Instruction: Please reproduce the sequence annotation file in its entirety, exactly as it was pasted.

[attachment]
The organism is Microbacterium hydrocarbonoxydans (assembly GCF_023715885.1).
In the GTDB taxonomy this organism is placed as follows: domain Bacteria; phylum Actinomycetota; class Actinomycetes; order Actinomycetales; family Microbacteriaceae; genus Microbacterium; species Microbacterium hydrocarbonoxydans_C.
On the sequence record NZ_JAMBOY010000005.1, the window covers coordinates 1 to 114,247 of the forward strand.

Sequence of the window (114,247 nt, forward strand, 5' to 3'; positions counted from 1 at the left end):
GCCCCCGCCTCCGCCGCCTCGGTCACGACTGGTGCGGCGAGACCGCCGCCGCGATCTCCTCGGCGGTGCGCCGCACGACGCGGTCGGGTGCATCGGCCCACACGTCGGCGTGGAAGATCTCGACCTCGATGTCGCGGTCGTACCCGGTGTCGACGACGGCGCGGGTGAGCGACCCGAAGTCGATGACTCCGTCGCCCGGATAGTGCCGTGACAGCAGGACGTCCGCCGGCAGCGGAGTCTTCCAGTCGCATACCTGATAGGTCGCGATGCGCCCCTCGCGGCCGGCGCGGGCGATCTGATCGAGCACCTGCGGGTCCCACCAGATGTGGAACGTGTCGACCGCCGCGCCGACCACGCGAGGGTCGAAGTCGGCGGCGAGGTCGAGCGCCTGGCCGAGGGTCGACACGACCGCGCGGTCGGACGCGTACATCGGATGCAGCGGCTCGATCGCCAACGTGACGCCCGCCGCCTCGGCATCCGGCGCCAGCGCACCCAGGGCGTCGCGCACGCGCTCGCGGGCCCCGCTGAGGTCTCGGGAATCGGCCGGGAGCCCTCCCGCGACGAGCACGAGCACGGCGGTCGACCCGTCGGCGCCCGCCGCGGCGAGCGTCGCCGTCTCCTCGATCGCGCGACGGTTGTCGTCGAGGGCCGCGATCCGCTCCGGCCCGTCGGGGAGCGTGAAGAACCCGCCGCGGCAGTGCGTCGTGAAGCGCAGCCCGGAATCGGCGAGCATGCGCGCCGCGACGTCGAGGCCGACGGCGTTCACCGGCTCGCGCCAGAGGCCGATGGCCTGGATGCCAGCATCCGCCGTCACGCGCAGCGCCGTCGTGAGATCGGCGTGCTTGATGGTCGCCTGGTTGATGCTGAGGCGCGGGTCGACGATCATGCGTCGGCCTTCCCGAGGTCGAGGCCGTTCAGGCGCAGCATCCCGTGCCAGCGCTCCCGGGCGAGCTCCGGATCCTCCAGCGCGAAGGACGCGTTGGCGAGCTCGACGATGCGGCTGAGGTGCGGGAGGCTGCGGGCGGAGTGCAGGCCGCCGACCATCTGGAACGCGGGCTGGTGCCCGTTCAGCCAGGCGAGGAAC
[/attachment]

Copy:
The organism is Microbacterium hydrocarbonoxydans (assembly GCF_023715885.1).
In the GTDB taxonomy this organism is placed as follows: domain Bacteria; phylum Actinomycetota; class Actinomycetes; order Actinomycetales; family Microbacteriaceae; genus Microbacterium; species Microbacterium hydrocarbonoxydans_C.
On the sequence record NZ_JAMBOY010000005.1, the window covers coordinates 1 to 114,247 of the forward strand.

Sequence of the window (114,247 nt, forward strand, 5' to 3'; positions counted from 1 at the left end):
GCCCCCGCCTCCGCCGCCTCGGTCACGACTGGTGCGGCGAGACCGCCGCCGCGATCTCCTCGGCGGTGCGCCGCACGACGCGGTCGGGTGCATCGGCCCACACGTCGGCGTGGAAGATCTCGACCTCGATGTCGCGGTCGTACCCGGTGTCGACGACGGCGCGGGTGAGCGACCCGAAGTCGATGACTCCGTCGCCCGGATAGTGCCGTGACAGCAGGACGTCCGCCGGCAGCGGAGTCTTCCAGTCGCATACCTGATAGGTCGCGATGCGCCCCTCGCGGCCGGCGCGGGCGATCTGATCGAGCACCTGCGGGTCCCACCAGATGTGGAACGTGTCGACCGCCGCGCCGACCACGCGAGGGTCGAAGTCGGCGGCGAGGTCGAGCGCCTGGCCGAGGGTCGACACGACCGCGCGGTCGGACGCGTACATCGGATGCAGCGGCTCGATCGCCAACGTGACGCCCGCCGCCTCGGCATCCGGCGCCAGCGCACCCAGGGCGTCGCGCACGCGCTCGCGGGCCCCGCTGAGGTCTCGGGAATCGGCCGGGAGCCCTCCCGCGACGAGCACGAGCACGGCGGTCGACCCGTCGGCGCCCGCCGCGGCGAGCGTCGCCGTCTCCTCGATCGCGCGACGGTTGTCGTCGAGGGCCGCGATCCGCTCCGGCCCGTCGGGGAGCGTGAAGAACCCGCCGCGGCAGTGCGTCGTGAAGCGCAGCCCGGAATCGGCGAGCATGCGCGCCGCGACGTCGAGGCCGACGGCGTTCACCGGCTCGCGCCAGAGGCCGATGGCCTGGATGCCAGCATCCGCCGTCACGCGCAGCGCCGTCGTGAGATCGGCGTGCTTGATGGTCGCCTGGTTGATGCTGAGGCGCGGGTCGACGATCATGCGTCGGCCTTCCCGAGGTCGAGGCCGTTCAGGCGCAGCATCCCGTGCCAGCGCTCCCGGGCGAGCTCCGGATCCTCCAGCGCGAAGGACGCGTTGGCGAGCTCGACGATGCGGCTGAGGTGCGGGAGGCTGCGGGCGGAGTGCAGGCCGCCGACCATCTGGAACGCGGGCTGGTGCCCGTTCAGCCAGGCGAGGAAC